The large full sleeves and vertical pleated fabric across the bust are designed to draw the eye in towards the neat 56cm (22”) waist. Around the turn of the century the corset shrank to its tightest dimensions ever. After this period, waists would gradually return to their natural size.

Embroidered cotton net blouse, 1900-1910

Embroidered cotton net blouse, 1900-1910
HOYFM.896.1979
© National Museums Northern Ireland
Embroidered cotton net blouse, 1900-1910 HOYFM.896.1979 © National Museums Northern Ireland
Machine embroidered lace
HOYFM.896.1979
© National Museums Northern Ireland
Machine embroidered lace HOYFM.896.1979 © National Museums Northern Ireland

In 1900 a new straight-fronted corset appeared giving the figure a distinctive s-bend shape. It forced the top of the body forward and the hips backward. Bodices were cut several inches below the waist; the resulting fullness gathered or pleated to the waist band giving a pouched effect. When worn with the new corsets this emphasized even more the curve of the silhouette.

This blouse is made from cotton net, machine embroidered with a small flower design and lined with fine silk.

The silk peplum at the waist line of the blouse is designed to be tucked inside the skirt and worn with a belt. The high lace collar is supported with strips of celluloid, encased in cotton tape. The full sleeves are gathered below the elbow into fitted cuffs of machine-embroidered lace and trimmed with duck-egg blue velvet ribbon.

Machine-made lace was much cheaper than the handmade varieties, only available to the wealthy. Once a cheaper alternative was devised it soon became mainstream fashion and no longer desired by the upper classes.

Cotton blouse with shadow work embroidery, 1900-1910

Cotton blouse with shadow work embroidery, 1900-1910
HOYFM.2012.296
© National Museums Northern Ireland
Cotton blouse with shadow work embroidery, 1900-1910 HOYFM.2012.296 © National Museums Northern Ireland
Embroidered shamrocks
HOYFM.2012.296
© National Museums Northern Ireland
Embroidered shamrocks HOYFM.2012.296 © National Museums Northern Ireland

A delicate shamrock design in shadow work embroidery covers the front of this blouse and also runs around the edge of the collar and cuffs.

Originally from India, shadow work became popular in the 1700s when European traders began importing muslin goods. Worked on a semi-transparent fabric, such as lawn or muslin, the stitches are worked on the reverse of the fabric producing a ‘shadow’ design on the right side.

The sleeves of this blouse appear to be strangely shaped with the cuffs at right angles. In the early 1900s, the fashion for large, puffed sleeves changed. Instead of the fullness at the shoulder, as in the previous example, fabric was gathered into the cuff forming a pouch that hung down just below the elbow.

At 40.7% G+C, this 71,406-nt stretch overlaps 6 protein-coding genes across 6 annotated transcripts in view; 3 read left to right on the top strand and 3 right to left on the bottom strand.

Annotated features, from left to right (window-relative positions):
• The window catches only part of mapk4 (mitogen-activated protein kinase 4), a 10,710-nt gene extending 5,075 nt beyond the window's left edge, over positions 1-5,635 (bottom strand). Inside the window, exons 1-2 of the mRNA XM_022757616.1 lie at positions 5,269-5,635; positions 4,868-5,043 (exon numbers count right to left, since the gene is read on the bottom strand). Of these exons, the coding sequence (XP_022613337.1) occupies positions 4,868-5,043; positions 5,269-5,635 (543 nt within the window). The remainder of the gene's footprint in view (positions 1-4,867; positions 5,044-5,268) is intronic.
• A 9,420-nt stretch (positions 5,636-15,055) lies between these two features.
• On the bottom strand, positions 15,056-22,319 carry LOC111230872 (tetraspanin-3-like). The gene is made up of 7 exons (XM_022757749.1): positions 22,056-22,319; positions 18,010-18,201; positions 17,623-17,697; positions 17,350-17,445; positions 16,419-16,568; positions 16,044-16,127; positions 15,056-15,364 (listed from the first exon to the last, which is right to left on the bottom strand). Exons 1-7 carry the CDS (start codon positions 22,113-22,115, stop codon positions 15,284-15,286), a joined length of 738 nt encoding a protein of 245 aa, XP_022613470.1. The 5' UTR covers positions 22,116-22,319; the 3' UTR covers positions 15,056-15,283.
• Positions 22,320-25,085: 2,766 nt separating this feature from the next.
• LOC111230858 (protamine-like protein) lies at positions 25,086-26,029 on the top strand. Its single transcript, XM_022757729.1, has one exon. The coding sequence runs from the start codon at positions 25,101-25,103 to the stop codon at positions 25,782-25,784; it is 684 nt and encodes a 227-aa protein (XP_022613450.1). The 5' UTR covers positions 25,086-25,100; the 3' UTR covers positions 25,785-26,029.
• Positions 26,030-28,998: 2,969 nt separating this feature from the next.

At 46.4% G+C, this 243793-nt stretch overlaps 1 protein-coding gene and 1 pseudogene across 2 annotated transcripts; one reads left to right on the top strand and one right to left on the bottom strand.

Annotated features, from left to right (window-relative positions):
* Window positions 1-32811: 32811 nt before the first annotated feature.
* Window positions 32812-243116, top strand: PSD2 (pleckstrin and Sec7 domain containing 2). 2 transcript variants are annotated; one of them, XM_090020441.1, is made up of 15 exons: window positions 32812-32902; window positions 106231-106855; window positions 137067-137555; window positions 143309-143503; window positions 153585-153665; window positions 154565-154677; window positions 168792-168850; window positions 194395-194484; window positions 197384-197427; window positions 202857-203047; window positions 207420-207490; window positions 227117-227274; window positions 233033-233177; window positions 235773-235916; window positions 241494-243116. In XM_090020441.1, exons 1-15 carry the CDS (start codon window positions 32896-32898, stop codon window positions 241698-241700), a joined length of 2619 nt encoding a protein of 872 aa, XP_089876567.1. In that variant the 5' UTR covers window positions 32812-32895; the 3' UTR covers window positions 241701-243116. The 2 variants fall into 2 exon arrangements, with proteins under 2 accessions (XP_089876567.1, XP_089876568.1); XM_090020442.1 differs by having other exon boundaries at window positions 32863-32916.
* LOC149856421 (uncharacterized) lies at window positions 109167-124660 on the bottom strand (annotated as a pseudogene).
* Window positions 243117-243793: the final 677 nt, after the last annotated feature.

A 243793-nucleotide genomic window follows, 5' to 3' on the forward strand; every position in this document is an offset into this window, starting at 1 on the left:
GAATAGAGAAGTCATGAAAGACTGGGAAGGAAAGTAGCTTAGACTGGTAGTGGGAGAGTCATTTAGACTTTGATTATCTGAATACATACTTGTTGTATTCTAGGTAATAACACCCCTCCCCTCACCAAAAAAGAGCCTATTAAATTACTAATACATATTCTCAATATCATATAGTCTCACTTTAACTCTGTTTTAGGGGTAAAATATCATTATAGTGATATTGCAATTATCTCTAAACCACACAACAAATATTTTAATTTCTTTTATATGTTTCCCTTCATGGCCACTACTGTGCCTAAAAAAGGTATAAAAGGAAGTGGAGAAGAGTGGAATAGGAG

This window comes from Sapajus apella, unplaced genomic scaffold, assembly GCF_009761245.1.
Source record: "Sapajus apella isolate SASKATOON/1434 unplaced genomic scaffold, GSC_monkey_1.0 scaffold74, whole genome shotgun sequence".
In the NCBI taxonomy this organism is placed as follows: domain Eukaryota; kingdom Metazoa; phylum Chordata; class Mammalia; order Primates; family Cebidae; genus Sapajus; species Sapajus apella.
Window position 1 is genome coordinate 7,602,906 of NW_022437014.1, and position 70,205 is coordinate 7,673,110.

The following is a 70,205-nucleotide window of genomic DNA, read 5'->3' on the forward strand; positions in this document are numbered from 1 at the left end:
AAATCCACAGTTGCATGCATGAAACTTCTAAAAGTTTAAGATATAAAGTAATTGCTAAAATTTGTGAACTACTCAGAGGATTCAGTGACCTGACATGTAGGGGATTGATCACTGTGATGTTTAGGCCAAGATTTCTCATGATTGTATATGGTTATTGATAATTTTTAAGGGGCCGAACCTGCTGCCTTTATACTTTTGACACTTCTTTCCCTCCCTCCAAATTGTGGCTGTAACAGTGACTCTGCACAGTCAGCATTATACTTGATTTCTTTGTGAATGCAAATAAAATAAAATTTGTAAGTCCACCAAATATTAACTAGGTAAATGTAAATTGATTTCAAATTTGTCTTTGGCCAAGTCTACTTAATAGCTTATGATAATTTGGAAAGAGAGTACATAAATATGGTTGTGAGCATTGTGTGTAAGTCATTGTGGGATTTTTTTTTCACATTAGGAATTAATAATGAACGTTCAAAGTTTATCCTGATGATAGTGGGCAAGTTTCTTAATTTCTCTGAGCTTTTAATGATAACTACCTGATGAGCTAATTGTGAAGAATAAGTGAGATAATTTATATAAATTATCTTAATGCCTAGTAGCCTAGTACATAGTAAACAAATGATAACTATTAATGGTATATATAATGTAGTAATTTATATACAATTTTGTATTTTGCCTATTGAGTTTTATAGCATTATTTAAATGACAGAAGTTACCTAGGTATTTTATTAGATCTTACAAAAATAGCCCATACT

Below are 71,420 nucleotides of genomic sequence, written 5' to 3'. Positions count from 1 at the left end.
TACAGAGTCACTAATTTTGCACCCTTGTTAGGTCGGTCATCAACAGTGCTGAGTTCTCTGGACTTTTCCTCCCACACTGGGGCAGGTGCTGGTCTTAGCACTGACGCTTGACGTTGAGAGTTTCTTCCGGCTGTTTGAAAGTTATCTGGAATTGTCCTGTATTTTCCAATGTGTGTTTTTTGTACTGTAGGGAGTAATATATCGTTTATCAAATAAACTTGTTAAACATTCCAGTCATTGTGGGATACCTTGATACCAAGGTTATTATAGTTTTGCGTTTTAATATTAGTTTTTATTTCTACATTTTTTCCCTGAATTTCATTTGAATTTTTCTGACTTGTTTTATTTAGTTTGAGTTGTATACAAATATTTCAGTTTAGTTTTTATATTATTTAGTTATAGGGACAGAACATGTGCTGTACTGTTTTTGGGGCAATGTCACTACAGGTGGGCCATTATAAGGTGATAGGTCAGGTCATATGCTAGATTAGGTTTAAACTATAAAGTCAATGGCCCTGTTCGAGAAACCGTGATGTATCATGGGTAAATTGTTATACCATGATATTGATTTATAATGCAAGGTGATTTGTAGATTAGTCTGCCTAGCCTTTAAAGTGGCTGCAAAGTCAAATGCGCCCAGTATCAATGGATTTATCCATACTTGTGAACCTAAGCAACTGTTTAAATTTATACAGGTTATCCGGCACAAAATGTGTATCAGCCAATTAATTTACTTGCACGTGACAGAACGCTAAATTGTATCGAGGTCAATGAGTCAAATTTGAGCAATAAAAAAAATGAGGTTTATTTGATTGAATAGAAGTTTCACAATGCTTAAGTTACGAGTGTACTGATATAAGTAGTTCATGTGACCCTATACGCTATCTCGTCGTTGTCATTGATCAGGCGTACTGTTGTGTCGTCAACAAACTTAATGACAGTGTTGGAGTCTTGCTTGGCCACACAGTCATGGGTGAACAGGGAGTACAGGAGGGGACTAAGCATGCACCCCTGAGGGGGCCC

The cuffs and back panels of the blouse are pin-tucked; a method of reducing fullness at certain points without having to cut the fabric. It works particularly well on finer fabrics and was especially popular on blouses from 1900-1920

Silk blouse, 1900-1910

Silk blouse, 1900-1910
HOYFM.2012.297
© National Museums Northern Ireland
Silk blouse, 1900-1910 HOYFM.2012.297 © National Museums Northern Ireland
Collar detail with mother of pearl buttons
HOYFM.2012.297 © National Museums Northern Ireland
Collar detail with mother of pearl buttons HOYFM.2012.297 © National Museums Northern Ireland

Between 1890s and early 1900s the great department stores were at their height and the ready-made industry was booming. Ready-made clothing, which had started out as an option for poorer people and tended to fit badly, greatly improved during the Edwardian period. Along with mass production came mass distribution and lower prices allowing more women to imitate the current trends using simpler designs and cheaper fabrics.

By the early 1900s the average woman was now buying her ‘best’ clothes from shops rather than dressmakers. Styles were becoming simpler and easier to fit. Most department stores had their own workrooms where garments could be specially made and alterations could be carried out. Partly ready-made clothing could also be purchased – a finished skirt with fabric for a bodice and sleeves or skirts made with the back seam left undone for fitting.

This beautifully tailored blouse bears the makers label Williams and Cox Costumiers, Torquay and was owned by the Lamberton family from Eglinton, County Londonderry. It is made from a woven striped silk fabric with a cotton peplum and mother of pearl buttons.

Cotton muslin blouse, 1910-1915

Cotton muslin blouse, 1910-1915
HOYFM.2012.301
© National Museums Northern Ireland
Cotton muslin blouse, 1910-1915 HOYFM.2012.301 © National Museums Northern Ireland
Bobbin lace and Ayrshire embroidery
HOYFM.2012.301 © National Museums Northern Ireland
Bobbin lace and Ayrshire embroidery HOYFM.2012.301 © National Museums Northern Ireland

The fashionable female shape during the Edwardian era was one of voluptuous curves and small waists. High collars and long sleeves were worn in the daytime, with bodices made from light fabrics and an abundance of trimmings. Elegant embroidered underwear, trimmed with crocheted panels or lace were worn under soft, gauzy blouses like this example.

This cotton muslin blouse is trimmed with frills of bobbin lace and inserts of Ayrshire embroidery across the shoulders and around the cuffs. This fine style of white embroidery is more commonly associated with christening robes and supported a large industry in Ireland and Scotland. The whitework embroidery industry in the north of Ireland alone employed over 100,000 women in one capacity or another at the start of the 1900s. Worked in white cotton thread on cotton lawn or muslin, it is characterised by floral designs and cut out spaces filled with needlepoint lace stitches.